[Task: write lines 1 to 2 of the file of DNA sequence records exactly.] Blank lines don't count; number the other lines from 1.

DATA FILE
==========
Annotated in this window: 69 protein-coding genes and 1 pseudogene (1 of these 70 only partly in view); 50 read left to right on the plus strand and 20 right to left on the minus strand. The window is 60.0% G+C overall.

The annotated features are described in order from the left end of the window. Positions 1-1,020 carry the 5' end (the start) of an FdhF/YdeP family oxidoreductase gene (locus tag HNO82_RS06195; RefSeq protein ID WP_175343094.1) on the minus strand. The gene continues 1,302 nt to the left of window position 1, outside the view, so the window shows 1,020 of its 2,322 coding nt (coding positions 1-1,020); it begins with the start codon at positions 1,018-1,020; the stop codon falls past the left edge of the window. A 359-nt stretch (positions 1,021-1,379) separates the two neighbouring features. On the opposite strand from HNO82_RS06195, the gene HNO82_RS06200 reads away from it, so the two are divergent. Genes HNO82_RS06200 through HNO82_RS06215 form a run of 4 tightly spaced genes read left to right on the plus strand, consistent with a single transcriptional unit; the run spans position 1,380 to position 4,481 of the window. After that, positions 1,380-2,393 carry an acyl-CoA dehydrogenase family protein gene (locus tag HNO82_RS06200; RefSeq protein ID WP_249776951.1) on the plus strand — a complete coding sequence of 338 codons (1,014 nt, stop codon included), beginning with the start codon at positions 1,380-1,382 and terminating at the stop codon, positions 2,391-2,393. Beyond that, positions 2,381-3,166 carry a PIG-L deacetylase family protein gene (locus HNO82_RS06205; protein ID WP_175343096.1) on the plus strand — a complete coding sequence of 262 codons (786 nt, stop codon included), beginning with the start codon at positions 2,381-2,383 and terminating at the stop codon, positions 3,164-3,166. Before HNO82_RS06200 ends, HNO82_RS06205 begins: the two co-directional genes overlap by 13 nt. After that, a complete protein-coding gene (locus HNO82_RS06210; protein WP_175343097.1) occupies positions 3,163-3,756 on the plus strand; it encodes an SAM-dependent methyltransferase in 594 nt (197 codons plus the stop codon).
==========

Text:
Annotated in this window: 69 protein-coding genes and 1 pseudogene (1 of these 70 only partly in view); 50 read left to right on the plus strand and 20 right to left on the minus strand. The window is 60.0% G+C overall.

The annotated features are described in order from the left end of the window. Positions 1-1,020 carry the 5' end (the start) of an FdhF/YdeP family oxidoreductase gene (locus tag HNO82_RS06195; RefSeq protein ID WP_175343094.1) on the minus strand. The gene continues 1,302 nt to the left of window position 1, outside the view, so the window shows 1,020 of its 2,322 coding nt (coding positions 1-1,020); it begins with the start codon at positions 1,018-1,020; the stop codon falls past the left edge of the window. A 359-nt stretch (positions 1,021-1,379) separates the two neighbouring features. On the opposite strand from HNO82_RS06195, the gene HNO82_RS06200 reads away from it, so the two are divergent. Genes HNO82_RS06200 through HNO82_RS06215 form a run of 4 tightly spaced genes read left to right on the plus strand, consistent with a single transcriptional unit; the run spans position 1,380 to position 4,481 of the window. After that, positions 1,380-2,393 carry an acyl-CoA dehydrogenase family protein gene (locus tag HNO82_RS06200; RefSeq protein ID WP_249776951.1) on the plus strand — a complete coding sequence of 338 codons (1,014 nt, stop codon included), beginning with the start codon at positions 1,380-1,382 and terminating at the stop codon, positions 2,391-2,393. Beyond that, positions 2,381-3,166 carry a PIG-L deacetylase family protein gene (locus HNO82_RS06205; protein ID WP_175343096.1) on the plus strand — a complete coding sequence of 262 codons (786 nt, stop codon included), beginning with the start codon at positions 2,381-2,383 and terminating at the stop codon, positions 3,164-3,166. Before HNO82_RS06200 ends, HNO82_RS06205 begins: the two co-directional genes overlap by 13 nt. After that, a complete protein-coding gene (locus HNO82_RS06210; protein WP_175343097.1) occupies positions 3,163-3,756 on the plus strand; it encodes an SAM-dependent methyltransferase in 594 nt (197 codons plus the stop codon).